Hippolytus of Rome

AD 235
Do you see, beloved, how many and how great blessings we would have lost if the Lord had yielded to the exhortation of John and declined baptism? For the heavens had been shut before this. The region above was inaccessible. We might descend to the lower parts, but not ascend to the upper. So it happened not only that the Lord was being baptized— he also was making new the old creation. He was bringing the alienated under the scepter of adoption. For straightway “the heavens were opened to him.” A reconciliation took place between the visible and the invisible. The celestial orders were filled with joy, the diseases of earth were healed, secret things made known, those at enmity restored to amity. For you have heard the word of the Evangelist, saying, “The heavens were opened to him,” on account of three wonders. At the baptism of Christ the Bridegroom, it was fitting that the heavenly chamber should open its glorious gates. So when the Holy Spirit descended in the form of a dove, and t...

John Chrysostom

AD 407
But why in the form of a dove? The dove is a gentle and pure creature. Since then the Spirit, too, is “a Spirit of gentleness,” he appears in the form of a dove, reminding us of Noah, to whom, when once a common disaster had overtaken the whole world and humanity was in danger of perishing, the dove appeared as a sign of deliverance from the tempest, and bearing an olive branch, published the good tidings of a serene presence over the whole world. All these things were given as a type of things to come…. In this case the dove also appeared, not bearing an olive branch, but pointing to our Deliverer from all evils, bringing hope filled with grace. For this dove does not simply lead one family out of an ark, but the whole world toward heaven at her appearing. And instead of a branch of peace from an olive tree, she conveys the possibility of adoption for all the world’s offspring in common. The Gospel of St. Matthew, Homily ...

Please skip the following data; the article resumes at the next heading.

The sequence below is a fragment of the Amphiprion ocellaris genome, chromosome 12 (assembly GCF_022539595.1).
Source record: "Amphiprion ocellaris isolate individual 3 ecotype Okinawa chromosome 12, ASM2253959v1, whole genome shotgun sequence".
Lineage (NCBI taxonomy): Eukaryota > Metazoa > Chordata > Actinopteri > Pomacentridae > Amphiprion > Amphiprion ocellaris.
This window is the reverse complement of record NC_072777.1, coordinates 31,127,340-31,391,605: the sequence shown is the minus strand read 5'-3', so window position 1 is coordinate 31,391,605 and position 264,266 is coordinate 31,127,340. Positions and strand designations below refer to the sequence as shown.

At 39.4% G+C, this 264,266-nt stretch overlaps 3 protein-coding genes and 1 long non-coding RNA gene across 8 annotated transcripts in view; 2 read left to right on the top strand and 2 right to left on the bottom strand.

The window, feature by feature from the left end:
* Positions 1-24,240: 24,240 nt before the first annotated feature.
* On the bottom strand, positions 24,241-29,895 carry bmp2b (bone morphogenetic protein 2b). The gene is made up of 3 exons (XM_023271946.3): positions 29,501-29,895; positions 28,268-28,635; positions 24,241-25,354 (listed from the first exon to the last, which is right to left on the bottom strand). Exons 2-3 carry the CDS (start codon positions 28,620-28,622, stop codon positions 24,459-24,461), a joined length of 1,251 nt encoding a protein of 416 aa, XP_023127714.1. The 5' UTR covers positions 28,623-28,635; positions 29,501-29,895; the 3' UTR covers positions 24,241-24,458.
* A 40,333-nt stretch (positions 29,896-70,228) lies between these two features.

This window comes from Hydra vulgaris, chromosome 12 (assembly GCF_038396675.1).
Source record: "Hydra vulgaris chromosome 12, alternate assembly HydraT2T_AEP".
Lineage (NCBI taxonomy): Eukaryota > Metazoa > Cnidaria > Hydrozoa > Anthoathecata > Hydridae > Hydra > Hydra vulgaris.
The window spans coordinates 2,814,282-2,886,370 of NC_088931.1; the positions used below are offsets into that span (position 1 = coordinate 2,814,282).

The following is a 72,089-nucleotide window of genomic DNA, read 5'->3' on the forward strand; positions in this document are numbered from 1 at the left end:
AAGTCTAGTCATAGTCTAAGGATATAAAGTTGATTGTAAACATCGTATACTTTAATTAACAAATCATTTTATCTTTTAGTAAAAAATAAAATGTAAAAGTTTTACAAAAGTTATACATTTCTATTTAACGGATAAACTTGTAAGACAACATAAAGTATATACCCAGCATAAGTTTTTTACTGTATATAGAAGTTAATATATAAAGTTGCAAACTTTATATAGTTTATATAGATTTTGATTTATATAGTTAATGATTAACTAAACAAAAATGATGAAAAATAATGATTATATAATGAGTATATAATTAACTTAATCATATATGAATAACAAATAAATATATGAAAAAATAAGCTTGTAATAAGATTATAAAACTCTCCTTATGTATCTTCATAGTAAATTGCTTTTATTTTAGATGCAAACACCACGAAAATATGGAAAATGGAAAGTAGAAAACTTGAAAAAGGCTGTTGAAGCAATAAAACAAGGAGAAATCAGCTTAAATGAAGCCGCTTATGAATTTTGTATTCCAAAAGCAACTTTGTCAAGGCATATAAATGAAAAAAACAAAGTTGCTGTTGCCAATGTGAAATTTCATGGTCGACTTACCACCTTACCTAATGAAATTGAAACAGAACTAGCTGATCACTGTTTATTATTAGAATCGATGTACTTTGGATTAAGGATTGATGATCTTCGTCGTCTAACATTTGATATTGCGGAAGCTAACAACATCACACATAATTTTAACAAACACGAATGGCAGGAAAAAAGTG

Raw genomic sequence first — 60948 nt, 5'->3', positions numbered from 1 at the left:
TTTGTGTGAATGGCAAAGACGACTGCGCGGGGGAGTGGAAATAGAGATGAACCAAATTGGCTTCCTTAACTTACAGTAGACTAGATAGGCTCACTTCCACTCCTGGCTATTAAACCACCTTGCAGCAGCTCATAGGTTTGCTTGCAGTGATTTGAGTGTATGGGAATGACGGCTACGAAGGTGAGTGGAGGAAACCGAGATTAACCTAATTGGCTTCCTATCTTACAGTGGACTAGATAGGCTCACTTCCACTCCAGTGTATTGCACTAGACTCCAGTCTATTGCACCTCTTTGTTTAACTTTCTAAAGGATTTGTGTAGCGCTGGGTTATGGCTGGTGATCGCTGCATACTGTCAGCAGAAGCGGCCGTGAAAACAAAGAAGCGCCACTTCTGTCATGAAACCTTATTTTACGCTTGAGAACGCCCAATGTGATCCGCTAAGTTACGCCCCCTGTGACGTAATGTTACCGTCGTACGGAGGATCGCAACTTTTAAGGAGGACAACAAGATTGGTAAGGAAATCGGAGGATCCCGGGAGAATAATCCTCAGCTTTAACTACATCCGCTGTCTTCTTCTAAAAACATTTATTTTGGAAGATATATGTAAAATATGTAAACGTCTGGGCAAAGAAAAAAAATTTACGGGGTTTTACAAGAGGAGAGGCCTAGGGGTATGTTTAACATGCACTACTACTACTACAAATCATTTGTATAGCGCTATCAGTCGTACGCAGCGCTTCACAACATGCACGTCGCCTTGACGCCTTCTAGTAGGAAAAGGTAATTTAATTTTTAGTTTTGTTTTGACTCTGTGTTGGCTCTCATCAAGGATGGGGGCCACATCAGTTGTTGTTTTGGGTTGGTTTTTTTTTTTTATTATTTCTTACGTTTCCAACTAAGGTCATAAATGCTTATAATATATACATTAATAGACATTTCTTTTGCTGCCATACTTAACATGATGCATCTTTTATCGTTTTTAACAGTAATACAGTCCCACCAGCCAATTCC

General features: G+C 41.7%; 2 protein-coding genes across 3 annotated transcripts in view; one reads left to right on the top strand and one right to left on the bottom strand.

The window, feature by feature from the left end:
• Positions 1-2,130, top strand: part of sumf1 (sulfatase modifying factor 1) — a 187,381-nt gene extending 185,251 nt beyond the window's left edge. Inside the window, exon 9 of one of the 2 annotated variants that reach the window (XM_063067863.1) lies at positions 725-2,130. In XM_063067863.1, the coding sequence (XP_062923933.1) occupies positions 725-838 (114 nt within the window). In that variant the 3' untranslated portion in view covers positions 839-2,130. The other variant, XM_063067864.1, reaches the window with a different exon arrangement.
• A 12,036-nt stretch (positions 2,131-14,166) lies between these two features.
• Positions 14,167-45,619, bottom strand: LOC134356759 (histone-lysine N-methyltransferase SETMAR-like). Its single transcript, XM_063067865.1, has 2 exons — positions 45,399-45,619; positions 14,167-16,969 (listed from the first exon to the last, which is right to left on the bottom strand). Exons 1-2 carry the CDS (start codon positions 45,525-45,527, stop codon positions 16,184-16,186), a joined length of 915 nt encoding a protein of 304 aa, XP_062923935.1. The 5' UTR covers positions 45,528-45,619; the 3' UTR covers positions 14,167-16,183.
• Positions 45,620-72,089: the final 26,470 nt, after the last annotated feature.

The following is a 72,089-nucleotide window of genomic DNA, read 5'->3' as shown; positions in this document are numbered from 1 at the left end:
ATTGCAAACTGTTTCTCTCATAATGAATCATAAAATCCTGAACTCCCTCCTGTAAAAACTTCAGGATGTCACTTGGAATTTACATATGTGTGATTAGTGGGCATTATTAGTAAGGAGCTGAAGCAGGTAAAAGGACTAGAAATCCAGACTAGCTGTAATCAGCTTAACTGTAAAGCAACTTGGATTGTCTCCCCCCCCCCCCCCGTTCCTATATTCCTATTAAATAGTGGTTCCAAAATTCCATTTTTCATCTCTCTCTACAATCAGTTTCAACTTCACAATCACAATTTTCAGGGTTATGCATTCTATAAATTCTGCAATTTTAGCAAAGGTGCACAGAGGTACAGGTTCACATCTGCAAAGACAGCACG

Tertullian of Carthage

AD 220
The Holy Spirit came in the form of a dove in order that the nature of the Holy Spirit might be made plain by means of a creature of utter simplicity and innocence. For the dove’s body has no gall in it. So after the deluge, by which the iniquity of the old world was purged away, after, so to speak, the baptism of the world, the dove as herald proclaimed to the earth the tempering of the wrath of heaven—sent forth from the ark and returning with an olive branch, which is a sign of peace among the nations. ...

Knowing this first, that no prophecy of the scripture is of any private interpretation. - 2 Peter 1:20